Housing minister Rachel Maclean pledged the imminent reform of the Leasehold Advisory Service, called out Churchill Retirement Living for gaming the ground rent ban, pledge to end the “assured tenancy trap” and reiterated the government’s commitments to reform leasehold in a strong speech to the APPG.
The speech repeated – again – the government’s now familiar commitments to reform leasehold, but did so with a degree of insistence that the moment was coming.
Before addressing these she said that the “assured tenancy trap” where leases are more than £250pa outside London and £1,000pa within the capital – where the properties are the principal home – will be dealt with in the Renters Reform Bill.
Rachel Maclean also criticised the “egregious issue” of Churchill Retirement Living ” who had chosen “to bend the rules of the Leasehold Reform (Ground Rent) Act”.
Churchill Retirement Living had issued a slew of new leases – 400, according to the minister – just before the new ground rent ban applied to retirement housing on 1 April 2023 that included ground rents which, in some cases exceeded £600.
“Churchill had issued leases on incomplete developments, so they could continue to charge ground rent on new properties after the 1 April  cut-off date,” said Rachel Maclean.
“The Secretary of State Michael Gove himself wrote to Churchill to express his concerns. And in response to that, they decided to do the right thing, I am pleased to say, and remove ground rent terms from all developments launched after 1 April this year, irrespective of whether leases have been granted or not. And that is very good news for nearly 400 potential customers.”
The Times found that three quarters of homes built by Churchill Retirement Living have lost money when resold, with owners struggling to find buyers prepared to pay the ground rent and service charges.
The minister turned to the Leasehold Advisory Service, after hearing “many representations that this body needs to improve”.
“We are clear that it needs to be more impactful, more customer friendly and more efficient service. We want it to highlight and strongly advocate for the issues that leaseholders and park home owners face, because they really do face some shocking issues and things need to change to address them. And we want this new body to do just that. So we are recruiting a new chair of lease and a board to support them, and we hope to take forward this very important work.”
The minister also said that she had met with the Competition and Markets Authority, which “continues to work behind the scenes with developers and landlords and freeholders to secure settlements where properties were sold with aggressively escalating ground rents.
This is a particular issue now that inflation has made many ground rents rise more aggressively than 10-year doublers, which prompted the scandal that was brought to public attention by LKP in autumn 2016.
The minister paid tribute to campaigners who have repeatedly exposed the failings in leasehold, and emphasised the importance for campaigners to involve MPs in their disputes, such as Justin Madders, co-chair of the APPG and co-patron of LKP, who writes regularly to her and this has resulted in her acquiring “a huge amount of knowledge and real world experience from the ground”.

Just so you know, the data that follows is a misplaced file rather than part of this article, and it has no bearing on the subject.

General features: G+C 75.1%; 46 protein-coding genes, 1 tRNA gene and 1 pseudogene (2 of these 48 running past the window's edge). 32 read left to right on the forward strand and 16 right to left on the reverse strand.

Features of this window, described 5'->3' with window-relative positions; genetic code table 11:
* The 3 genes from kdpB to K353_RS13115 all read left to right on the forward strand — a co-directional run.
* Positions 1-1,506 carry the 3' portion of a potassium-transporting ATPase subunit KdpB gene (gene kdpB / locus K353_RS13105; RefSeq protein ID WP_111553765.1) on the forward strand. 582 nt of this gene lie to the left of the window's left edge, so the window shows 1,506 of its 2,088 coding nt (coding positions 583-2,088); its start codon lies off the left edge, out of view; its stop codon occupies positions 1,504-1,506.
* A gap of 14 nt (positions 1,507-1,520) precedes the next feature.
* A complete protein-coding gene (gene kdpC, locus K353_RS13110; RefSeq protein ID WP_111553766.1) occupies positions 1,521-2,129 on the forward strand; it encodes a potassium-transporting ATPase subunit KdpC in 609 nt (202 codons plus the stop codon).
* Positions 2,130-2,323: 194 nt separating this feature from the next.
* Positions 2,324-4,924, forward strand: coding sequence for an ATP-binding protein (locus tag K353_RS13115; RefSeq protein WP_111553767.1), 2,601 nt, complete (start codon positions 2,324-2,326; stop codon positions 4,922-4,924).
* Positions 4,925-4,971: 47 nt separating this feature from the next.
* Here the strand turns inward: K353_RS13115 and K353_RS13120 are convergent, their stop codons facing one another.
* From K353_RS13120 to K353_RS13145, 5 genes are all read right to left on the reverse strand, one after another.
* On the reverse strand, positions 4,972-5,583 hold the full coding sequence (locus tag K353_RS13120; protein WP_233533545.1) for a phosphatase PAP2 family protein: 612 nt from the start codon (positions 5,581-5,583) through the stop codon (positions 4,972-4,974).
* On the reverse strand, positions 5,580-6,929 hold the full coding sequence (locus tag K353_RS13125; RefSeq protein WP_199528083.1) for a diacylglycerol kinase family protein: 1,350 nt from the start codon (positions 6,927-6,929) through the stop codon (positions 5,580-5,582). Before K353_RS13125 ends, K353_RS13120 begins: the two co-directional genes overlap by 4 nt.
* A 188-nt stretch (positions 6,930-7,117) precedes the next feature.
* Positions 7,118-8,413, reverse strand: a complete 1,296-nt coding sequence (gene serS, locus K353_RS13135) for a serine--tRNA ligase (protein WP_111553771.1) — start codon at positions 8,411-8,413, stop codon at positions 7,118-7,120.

She then addressed the reforms, long advocated by LKP and articulated by the Law Commission as long ago as 2017.
“We know that leaseholders find the process for extending their lease or buying their freehold prohibitively expensive, complex and lacking transparency, and we understand many right to manage applications fail on technicalities.
“We want to make it cheaper and easier for leaseholders to extend their lease, and buy their freehold, which is why we’ve announced that we will abolish marriage value and we will cap ground rents in enfranchisement calculation. So leaseholders who currently pay onerous ground rents don’t also have to pay an onerous premium.
“And to make that process of enfranchisement simpler and more transparent, we will introduce an online calculator to help leaseholders understand what they all have to pay to extend their lease, or to it buy out. And we know that these will result in a substantial savings for some leaseholders, particularly those with fewer than 80 years left on their lease.
“We remain committed to banning new leasehold houses: we just don’t see any case at all for why a house should not be freehold from the outset.
“We remain committed to delivering a reformed commonhold system as an alternative to leasehold ownership.
It will be interesting to see whether this commitment sees light of day in the King’s Speech in November.
Rachel Maclean then turned to insurance, which the Financial Conduct Authority has reluctantly been investigating.
“We have committed to ban unfair, and opaque, building insurance commissions, from being passed on to leaseholders through the service charge and replacing it with the transparent and fair fee system commensurate with the work and time taken to place and managed insurance.”
She also condemned the unfair legal cost regime in the property tribunal, by which most leasehold rebellions are squashed:
“We don’t believe at leaseholders should be subject to unjustified legal costs and we believe they should be able to claim their legal costs from their landlord, and we’re taking action to address this.
“So the next stage of our reform package will be to build on the Leasehold Reform (Ground Rent) Act and it will support leaseholders by making home ownership cheaper fairer and more secure.
“And I believe that we should and we will act to correct the power imbalance that’s faced by leaseholders and put the power into the rightful hands of homeowners.”
In short, she addressed the shopping list of issues that LKP has been raising since 2012 and about which there is now overwhelming consensus.